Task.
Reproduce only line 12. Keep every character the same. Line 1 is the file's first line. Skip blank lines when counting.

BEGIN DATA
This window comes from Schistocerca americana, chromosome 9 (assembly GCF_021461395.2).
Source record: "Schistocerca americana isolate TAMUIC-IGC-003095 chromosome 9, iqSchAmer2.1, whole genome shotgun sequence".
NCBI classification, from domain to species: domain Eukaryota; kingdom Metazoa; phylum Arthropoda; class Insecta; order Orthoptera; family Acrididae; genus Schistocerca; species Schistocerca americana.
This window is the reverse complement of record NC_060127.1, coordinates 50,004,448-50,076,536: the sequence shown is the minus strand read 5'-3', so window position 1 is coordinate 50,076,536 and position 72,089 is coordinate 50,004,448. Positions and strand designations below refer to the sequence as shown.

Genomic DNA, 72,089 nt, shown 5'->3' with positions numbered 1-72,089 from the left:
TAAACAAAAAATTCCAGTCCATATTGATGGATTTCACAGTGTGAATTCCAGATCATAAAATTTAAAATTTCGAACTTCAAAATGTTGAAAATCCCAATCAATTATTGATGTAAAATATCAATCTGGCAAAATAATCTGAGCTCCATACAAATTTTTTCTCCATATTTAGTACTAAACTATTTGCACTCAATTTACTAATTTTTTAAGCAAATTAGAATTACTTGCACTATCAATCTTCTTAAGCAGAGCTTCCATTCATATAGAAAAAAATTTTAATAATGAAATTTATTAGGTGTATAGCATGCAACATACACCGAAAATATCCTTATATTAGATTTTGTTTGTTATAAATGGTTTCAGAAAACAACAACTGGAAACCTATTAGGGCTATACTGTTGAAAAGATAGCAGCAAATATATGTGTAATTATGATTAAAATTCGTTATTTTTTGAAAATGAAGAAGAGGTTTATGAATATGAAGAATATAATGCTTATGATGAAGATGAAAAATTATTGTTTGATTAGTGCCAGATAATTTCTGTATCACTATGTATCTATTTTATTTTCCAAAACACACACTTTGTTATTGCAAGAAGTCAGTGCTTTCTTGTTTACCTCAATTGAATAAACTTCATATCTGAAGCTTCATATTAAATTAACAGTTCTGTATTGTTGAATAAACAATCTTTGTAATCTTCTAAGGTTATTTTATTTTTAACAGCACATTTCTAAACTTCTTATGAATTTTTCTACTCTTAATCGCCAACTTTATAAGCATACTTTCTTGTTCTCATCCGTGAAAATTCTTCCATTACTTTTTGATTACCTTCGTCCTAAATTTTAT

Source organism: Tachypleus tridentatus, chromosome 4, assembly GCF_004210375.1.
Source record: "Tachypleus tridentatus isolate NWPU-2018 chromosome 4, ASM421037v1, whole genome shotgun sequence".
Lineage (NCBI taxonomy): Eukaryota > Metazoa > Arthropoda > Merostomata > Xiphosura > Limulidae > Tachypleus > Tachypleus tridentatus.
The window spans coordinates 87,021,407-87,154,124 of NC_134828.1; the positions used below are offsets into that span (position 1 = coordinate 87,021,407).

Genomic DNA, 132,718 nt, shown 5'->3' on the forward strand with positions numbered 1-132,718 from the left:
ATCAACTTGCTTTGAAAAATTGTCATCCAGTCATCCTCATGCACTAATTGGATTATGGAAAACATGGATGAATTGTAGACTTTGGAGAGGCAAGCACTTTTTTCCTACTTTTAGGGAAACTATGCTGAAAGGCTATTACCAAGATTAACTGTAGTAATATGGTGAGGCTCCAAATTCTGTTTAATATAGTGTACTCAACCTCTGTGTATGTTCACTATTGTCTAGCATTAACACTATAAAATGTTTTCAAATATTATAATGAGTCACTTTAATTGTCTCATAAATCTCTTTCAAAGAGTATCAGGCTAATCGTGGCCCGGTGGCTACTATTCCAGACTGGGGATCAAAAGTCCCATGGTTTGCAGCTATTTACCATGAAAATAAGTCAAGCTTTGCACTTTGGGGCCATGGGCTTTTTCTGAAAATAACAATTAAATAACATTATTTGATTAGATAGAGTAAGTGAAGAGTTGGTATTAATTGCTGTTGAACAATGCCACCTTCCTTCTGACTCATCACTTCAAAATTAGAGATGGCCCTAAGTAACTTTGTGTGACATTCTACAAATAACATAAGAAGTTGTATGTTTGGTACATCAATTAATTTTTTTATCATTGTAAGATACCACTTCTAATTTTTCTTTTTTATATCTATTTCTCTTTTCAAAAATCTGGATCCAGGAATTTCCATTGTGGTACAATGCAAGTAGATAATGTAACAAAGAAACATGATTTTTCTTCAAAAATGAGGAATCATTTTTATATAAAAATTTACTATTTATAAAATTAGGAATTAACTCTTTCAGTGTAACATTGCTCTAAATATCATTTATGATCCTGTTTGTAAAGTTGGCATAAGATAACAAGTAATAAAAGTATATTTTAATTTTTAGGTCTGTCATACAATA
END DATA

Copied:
ATCAACTTGCTTTGAAAAATTGTCATCCAGTCATCCTCATGCACTAATTGGATTATGGAAAACATGGATGAATTGTAGACTTTGGAGAGGCAAGCACTTTTTTCCTACTTTTAGGGAAACTATGCTGAAAGGCTATTACCAAGATTAACTGTAGTAATATGGTGAGGCTCCAAATTCTGTTTAATATAGTGTACTCAACCTCTGTGTATGTTCACTATTGTCTAGCATTAACACTATAAAATGTTTTCAAATATTATAATGAGTCACTTTAATTGTCTCATAAATCTCTTTCAAAGAGTATCAGGCTAATCGTGGCCCGGTGGCTACTATTCCAGACTGGGGATCAAAAGTCCCATGGTTTGCAGCTATTTACCATGAAAATAAGTCAAGCTTTGCACTTTGGGGCCATGGGCTTTTTCTGAAAATAACAATTAAATAACATTATTTGATTAGATAGAGTAAGTGAAGAGTTGGTATTAATTGCTGTTGAACAATGCCACCTTCCTTCTGACTCATCACTTCAAAATTAGAGATGGCCCTAAGTAACTTTGTGTGACATTCTACAAATAACATAAGAAGTTGTATGTTTGGTACATCAATTAATTTTTTTATCATTGTAAGATACCACTTCTAATTTTTCTTTTTTATATCTATTTCTCTTTTCAAAAATCTGGATCCAGGAATTTCCATTGTGGTACAATGCAAGTAGATAATGTAACAAAGAAACATGATTTTTCTTCAAAAATGAGGAATCATTTTTATATAAAAATTTACTATTTATAAAATTAGGAATTAACTCTTTCAGTGTAACATTGCTCTAAATATCATTTATGATCCTGTTTGTAAAGTTGGCATAAGATAACAAGTAATAAAAGTATATTTTAATTTTTAGGTCTGTCATACAATA